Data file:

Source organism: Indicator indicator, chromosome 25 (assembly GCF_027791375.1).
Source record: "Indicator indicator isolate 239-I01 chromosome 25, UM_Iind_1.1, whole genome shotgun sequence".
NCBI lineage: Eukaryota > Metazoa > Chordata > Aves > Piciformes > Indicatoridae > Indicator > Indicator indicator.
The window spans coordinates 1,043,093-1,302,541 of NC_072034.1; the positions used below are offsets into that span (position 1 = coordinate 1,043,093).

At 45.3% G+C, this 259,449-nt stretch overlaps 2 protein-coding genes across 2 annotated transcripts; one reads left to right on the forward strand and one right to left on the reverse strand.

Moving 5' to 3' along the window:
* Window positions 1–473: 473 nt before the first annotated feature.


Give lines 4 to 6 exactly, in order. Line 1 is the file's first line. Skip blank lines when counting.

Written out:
The window spans coordinates 1,043,093-1,302,541 of NC_072034.1; the positions used below are offsets into that span (position 1 = coordinate 1,043,093).

At 45.3% G+C, this 259,449-nt stretch overlaps 2 protein-coding genes across 2 annotated transcripts; one reads left to right on the forward strand and one right to left on the reverse strand.

Moving 5' to 3' along the window: